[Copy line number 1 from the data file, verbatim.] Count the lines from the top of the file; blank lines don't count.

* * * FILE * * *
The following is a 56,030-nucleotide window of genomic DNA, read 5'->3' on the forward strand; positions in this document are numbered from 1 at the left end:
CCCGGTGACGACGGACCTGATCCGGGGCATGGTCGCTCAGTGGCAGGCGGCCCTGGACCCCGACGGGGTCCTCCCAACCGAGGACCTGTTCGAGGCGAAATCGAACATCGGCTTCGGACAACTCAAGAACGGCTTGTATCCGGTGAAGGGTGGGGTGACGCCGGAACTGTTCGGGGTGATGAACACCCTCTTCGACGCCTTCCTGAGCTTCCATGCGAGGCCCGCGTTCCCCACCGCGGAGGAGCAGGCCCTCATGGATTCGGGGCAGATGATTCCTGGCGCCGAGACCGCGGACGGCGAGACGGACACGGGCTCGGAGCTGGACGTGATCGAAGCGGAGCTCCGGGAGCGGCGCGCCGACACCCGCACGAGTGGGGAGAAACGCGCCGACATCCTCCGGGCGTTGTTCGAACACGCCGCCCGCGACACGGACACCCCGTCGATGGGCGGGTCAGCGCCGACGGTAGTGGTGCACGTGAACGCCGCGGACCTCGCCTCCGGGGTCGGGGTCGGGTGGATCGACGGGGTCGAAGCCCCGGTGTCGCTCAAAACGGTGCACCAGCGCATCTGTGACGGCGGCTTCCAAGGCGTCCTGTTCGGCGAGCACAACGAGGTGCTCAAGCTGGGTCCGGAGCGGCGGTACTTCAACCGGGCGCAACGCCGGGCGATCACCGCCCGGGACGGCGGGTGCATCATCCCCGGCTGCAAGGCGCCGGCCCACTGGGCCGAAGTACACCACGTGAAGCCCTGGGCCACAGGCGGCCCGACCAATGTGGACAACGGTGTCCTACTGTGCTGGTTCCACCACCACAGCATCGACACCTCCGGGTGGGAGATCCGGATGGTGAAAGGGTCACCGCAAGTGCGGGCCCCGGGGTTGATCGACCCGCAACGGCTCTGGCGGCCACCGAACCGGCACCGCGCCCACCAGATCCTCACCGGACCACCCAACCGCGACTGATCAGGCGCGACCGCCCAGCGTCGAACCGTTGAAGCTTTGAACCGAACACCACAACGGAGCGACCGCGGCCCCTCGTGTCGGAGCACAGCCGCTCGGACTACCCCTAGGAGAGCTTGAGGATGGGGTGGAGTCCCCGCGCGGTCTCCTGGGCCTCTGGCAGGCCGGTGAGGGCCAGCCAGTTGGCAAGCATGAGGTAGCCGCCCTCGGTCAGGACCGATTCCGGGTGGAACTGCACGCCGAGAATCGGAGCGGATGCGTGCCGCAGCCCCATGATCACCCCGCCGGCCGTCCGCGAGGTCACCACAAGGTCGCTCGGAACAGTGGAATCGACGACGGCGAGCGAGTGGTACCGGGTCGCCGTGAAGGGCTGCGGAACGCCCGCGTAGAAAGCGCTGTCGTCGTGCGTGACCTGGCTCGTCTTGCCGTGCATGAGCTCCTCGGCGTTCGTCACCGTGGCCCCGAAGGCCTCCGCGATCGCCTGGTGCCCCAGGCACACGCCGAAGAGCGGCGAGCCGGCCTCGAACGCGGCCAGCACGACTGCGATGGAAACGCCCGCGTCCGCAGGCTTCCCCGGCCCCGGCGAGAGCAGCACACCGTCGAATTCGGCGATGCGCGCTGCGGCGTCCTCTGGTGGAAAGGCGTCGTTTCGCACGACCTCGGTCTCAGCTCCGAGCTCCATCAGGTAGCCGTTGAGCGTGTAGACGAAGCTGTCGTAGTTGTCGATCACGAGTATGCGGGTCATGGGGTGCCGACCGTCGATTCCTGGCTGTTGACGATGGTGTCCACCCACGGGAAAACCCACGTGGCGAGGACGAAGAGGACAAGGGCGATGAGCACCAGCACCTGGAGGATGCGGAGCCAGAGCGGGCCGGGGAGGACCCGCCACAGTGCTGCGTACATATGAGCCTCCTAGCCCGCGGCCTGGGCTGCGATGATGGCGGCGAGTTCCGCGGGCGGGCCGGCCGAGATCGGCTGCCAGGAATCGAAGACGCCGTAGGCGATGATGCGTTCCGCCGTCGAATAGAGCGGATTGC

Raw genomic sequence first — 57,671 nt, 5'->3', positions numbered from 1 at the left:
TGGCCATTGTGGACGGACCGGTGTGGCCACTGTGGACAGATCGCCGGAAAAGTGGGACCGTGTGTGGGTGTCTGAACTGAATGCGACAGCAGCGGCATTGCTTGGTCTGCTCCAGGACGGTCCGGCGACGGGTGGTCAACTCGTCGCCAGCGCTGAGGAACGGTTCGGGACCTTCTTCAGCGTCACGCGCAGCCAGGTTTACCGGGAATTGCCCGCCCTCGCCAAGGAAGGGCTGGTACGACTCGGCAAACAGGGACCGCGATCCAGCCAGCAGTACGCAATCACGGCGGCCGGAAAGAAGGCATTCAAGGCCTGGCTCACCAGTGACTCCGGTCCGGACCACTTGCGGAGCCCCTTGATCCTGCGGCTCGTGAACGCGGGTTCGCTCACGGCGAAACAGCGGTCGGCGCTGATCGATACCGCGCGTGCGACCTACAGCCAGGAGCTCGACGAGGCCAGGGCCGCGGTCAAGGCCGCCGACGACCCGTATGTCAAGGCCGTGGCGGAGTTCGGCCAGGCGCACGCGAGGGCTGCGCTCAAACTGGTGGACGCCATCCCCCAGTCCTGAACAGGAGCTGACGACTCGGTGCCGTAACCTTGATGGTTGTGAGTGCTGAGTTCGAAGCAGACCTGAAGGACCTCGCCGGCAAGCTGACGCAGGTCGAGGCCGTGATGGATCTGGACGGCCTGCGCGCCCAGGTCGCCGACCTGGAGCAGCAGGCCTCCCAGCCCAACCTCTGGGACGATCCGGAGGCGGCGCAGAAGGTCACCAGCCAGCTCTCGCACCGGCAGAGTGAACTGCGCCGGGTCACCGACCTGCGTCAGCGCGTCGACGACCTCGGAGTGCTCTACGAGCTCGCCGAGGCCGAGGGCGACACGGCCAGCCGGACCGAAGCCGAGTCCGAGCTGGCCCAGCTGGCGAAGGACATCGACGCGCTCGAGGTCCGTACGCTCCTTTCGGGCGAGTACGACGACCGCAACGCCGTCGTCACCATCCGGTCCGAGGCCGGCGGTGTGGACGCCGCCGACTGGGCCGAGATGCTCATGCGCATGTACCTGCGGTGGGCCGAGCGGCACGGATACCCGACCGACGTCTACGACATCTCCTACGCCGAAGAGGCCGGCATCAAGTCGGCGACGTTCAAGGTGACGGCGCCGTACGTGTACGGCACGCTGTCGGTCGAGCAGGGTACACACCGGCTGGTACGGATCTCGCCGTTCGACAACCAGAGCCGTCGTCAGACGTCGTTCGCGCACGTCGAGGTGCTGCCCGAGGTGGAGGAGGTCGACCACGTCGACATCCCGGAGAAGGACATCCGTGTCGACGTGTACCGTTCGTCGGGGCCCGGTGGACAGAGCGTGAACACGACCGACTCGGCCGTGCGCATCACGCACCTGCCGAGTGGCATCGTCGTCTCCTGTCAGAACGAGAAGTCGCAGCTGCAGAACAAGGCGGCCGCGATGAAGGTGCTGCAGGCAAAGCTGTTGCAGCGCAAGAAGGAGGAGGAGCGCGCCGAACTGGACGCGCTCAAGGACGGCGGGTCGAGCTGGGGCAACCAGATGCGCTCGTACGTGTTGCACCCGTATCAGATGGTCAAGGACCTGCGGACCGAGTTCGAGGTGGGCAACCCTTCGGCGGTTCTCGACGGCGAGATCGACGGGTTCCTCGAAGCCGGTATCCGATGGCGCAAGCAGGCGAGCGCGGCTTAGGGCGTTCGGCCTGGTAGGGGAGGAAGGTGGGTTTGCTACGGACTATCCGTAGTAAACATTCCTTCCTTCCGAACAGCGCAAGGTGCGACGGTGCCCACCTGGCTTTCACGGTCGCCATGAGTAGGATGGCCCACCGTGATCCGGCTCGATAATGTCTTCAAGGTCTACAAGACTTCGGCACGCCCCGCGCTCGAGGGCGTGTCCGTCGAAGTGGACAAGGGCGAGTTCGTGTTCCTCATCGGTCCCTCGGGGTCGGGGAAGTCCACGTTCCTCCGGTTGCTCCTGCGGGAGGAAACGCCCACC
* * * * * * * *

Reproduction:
The following is a 56,030-nucleotide window of genomic DNA, read 5'->3' on the forward strand; positions in this document are numbered from 1 at the left end: